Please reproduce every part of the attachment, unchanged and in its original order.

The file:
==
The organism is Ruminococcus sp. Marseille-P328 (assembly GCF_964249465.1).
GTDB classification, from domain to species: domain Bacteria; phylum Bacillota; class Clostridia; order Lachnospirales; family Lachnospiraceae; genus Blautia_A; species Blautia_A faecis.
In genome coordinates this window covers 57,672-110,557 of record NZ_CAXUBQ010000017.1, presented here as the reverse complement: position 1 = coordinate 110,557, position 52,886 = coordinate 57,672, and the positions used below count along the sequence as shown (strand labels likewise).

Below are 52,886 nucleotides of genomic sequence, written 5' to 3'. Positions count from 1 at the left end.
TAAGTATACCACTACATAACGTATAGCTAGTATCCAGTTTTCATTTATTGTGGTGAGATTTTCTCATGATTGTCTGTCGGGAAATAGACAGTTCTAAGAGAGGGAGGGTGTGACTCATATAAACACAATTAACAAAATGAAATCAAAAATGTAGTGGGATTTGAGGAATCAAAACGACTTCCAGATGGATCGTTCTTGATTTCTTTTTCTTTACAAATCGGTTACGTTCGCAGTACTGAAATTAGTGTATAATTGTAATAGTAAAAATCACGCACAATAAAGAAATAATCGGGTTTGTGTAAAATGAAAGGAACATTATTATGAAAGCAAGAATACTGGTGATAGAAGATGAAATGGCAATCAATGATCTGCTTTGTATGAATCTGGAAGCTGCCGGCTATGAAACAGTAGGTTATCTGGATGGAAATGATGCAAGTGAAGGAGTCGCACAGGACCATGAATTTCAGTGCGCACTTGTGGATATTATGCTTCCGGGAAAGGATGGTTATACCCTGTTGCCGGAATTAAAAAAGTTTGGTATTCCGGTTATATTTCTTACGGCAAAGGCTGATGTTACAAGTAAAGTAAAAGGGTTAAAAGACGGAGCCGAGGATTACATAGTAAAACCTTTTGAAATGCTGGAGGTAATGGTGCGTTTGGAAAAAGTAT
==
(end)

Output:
The organism is Ruminococcus sp. Marseille-P328 (assembly GCF_964249465.1).
GTDB classification, from domain to species: domain Bacteria; phylum Bacillota; class Clostridia; order Lachnospirales; family Lachnospiraceae; genus Blautia_A; species Blautia_A faecis.
In genome coordinates this window covers 57,672-110,557 of record NZ_CAXUBQ010000017.1, presented here as the reverse complement: position 1 = coordinate 110,557, position 52,886 = coordinate 57,672, and the positions used below count along the sequence as shown (strand labels likewise).

Below are 52,886 nucleotides of genomic sequence, written 5' to 3'. Positions count from 1 at the left end.
TAAGTATACCACTACATAACGTATAGCTAGTATCCAGTTTTCATTTATTGTGGTGAGATTTTCTCATGATTGTCTGTCGGGAAATAGACAGTTCTAAGAGAGGGAGGGTGTGACTCATATAAACACAATTAACAAAATGAAATCAAAAATGTAGTGGGATTTGAGGAATCAAAACGACTTCCAGATGGATCGTTCTTGATTTCTTTTTCTTTACAAATCGGTTACGTTCGCAGTACTGAAATTAGTGTATAATTGTAATAGTAAAAATCACGCACAATAAAGAAATAATCGGGTTTGTGTAAAATGAAAGGAACATTATTATGAAAGCAAGAATACTGGTGATAGAAGATGAAATGGCAATCAATGATCTGCTTTGTATGAATCTGGAAGCTGCCGGCTATGAAACAGTAGGTTATCTGGATGGAAATGATGCAAGTGAAGGAGTCGCACAGGACCATGAATTTCAGTGCGCACTTGTGGATATTATGCTTCCGGGAAAGGATGGTTATACCCTGTTGCCGGAATTAAAAAAGTTTGGTATTCCGGTTATATTTCTTACGGCAAAGGCTGATGTTACAAGTAAAGTAAAAGGGTTAAAAGACGGAGCCGAGGATTACATAGTAAAACCTTTTGAAATGCTGGAGGTAATGGTGCGTTTGGAAAAAGTAT